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South Carolina's yellow flowers

Making It Grow Radio Minute
SC Public Radio

Hello, I’m Amanda McNulty with Clemson Extension and Making It Grow. On my drive from Saint Matthews to Sumter, I pass acre upon acre of the fertile Fort Motte farmlands, this year planted mostly in corn and cotton, then cross the Congaree and then miles and miles bordered by the ruderal community. "Ruderal" meaning growing where the natural vegetational cover has been disturbed by humans. This summer it has been dominated by yellow flowers. First to appear were many large patches of a great native, Rudbeckia hirta , the most wide spread native cone flower. Next to flower, and still some are left, were dense patches of Crotalaria spectabalis, or rattlebox, a poisonous invasive. Now there are masses of bitter sneezeweed, Helenium amarum. Now showing up are the many species of goldenrod, Solidago, which are not the culprits for fall sneezes.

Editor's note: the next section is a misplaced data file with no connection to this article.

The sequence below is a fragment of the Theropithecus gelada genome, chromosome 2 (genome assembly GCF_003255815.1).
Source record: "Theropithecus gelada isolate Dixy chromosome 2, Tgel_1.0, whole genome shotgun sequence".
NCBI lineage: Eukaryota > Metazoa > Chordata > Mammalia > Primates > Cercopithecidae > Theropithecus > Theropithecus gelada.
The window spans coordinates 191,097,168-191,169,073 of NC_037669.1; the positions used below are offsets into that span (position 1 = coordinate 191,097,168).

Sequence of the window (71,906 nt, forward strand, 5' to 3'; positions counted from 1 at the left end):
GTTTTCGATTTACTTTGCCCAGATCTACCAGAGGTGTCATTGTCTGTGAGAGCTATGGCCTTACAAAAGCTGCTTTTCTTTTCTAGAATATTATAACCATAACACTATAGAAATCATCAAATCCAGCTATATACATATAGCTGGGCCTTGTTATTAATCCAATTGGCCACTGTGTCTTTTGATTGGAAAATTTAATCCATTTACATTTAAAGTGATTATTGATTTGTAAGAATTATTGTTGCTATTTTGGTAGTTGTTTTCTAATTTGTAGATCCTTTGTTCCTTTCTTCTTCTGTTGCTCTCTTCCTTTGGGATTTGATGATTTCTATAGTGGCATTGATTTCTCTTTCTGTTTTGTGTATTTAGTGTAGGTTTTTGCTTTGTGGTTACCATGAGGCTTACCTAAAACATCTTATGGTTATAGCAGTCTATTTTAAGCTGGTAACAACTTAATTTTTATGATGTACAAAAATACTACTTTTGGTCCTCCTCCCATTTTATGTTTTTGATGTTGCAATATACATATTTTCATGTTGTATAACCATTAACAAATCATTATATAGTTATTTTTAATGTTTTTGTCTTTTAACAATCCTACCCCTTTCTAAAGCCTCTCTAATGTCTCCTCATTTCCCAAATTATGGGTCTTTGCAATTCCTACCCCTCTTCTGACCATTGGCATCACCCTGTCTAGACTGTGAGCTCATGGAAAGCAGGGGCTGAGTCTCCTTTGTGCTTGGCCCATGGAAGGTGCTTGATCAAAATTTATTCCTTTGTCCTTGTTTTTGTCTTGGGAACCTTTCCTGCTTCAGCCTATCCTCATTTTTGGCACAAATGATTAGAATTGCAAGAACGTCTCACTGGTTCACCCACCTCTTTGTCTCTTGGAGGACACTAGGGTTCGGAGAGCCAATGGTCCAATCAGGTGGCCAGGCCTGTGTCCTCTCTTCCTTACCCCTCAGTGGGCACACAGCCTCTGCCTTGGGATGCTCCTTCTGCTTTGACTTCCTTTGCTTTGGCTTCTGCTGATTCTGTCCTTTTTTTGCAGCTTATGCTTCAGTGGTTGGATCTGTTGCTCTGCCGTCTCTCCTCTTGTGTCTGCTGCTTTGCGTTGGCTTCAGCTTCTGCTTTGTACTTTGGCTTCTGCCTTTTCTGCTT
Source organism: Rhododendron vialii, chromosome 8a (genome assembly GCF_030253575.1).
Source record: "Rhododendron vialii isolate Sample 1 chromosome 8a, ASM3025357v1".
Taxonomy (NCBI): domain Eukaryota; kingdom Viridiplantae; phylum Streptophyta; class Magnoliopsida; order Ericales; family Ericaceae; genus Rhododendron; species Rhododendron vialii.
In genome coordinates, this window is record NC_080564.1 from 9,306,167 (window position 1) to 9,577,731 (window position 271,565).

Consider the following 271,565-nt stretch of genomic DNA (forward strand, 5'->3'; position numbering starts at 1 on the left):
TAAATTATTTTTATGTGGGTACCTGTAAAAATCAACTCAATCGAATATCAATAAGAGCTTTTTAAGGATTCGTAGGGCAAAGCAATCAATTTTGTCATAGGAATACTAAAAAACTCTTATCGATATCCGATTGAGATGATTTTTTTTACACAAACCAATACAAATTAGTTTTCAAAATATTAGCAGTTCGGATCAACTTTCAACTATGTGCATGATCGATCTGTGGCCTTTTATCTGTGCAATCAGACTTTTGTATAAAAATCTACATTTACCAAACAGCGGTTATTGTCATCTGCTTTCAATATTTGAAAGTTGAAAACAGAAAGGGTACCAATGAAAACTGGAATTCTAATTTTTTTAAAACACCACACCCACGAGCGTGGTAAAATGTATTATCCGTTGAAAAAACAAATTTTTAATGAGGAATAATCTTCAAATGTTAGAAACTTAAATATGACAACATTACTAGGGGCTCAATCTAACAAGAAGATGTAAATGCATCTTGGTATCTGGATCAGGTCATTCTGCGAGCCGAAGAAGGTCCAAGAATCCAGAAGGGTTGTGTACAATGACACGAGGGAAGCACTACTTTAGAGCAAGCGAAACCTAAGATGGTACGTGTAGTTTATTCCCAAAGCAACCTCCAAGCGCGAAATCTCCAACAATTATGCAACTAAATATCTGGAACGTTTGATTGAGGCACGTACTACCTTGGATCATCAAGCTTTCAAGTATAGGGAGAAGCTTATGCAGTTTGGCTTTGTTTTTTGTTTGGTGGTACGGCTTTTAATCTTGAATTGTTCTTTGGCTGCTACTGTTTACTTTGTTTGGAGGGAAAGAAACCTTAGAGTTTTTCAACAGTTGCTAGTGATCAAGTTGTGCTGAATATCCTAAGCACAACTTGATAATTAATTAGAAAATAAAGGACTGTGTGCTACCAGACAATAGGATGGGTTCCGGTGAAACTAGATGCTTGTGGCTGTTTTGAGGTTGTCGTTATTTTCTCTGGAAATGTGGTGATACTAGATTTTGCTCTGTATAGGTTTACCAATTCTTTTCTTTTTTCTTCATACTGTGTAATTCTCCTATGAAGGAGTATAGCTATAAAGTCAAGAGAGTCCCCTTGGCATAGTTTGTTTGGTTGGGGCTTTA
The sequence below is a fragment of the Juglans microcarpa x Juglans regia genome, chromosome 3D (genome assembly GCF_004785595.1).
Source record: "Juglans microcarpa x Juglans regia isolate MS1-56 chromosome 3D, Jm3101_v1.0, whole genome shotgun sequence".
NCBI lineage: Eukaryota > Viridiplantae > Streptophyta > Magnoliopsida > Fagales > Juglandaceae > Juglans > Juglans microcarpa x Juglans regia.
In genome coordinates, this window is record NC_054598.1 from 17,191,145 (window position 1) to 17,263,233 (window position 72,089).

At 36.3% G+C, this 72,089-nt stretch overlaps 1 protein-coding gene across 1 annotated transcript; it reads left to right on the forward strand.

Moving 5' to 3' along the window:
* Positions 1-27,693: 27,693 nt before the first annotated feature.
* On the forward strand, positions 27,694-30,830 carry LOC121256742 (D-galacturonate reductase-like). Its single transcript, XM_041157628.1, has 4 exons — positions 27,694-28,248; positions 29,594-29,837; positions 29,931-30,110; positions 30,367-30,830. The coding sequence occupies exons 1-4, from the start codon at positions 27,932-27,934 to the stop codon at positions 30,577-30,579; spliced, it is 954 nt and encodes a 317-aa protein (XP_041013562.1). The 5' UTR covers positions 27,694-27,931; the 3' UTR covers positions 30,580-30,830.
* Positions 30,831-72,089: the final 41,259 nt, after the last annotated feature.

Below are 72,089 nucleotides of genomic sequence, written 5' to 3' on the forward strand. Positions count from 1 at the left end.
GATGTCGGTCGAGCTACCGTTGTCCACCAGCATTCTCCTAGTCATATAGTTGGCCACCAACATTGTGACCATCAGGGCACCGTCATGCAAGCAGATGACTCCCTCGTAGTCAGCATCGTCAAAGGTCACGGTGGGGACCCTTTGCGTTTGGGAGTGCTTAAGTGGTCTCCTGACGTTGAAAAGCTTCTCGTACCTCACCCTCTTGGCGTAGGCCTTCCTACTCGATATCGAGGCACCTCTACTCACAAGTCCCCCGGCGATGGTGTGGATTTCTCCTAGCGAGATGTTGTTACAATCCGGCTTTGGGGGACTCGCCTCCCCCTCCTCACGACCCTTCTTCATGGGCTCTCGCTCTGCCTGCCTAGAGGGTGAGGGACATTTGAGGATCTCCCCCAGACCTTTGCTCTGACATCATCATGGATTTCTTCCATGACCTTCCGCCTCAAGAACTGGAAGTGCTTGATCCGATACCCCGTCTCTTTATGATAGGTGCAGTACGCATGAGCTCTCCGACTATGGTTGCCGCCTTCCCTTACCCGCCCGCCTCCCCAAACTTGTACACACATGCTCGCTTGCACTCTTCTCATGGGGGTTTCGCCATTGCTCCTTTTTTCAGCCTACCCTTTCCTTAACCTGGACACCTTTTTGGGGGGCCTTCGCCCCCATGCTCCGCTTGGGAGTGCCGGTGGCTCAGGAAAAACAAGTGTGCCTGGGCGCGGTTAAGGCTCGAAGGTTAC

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Amanda McNulty is a Clemson University Extension Horticulture agent and the host of South Carolina ETV’s Making It Grow! gardening program. She studied horticulture at Clemson University as a non-traditional student. “I’m so fortunate that my early attempts at getting a degree got side tracked as I’m a lot better at getting dirty in the garden than practicing diplomacy!” McNulty also studied at South Carolina State University and earned a graduate degree in teaching there.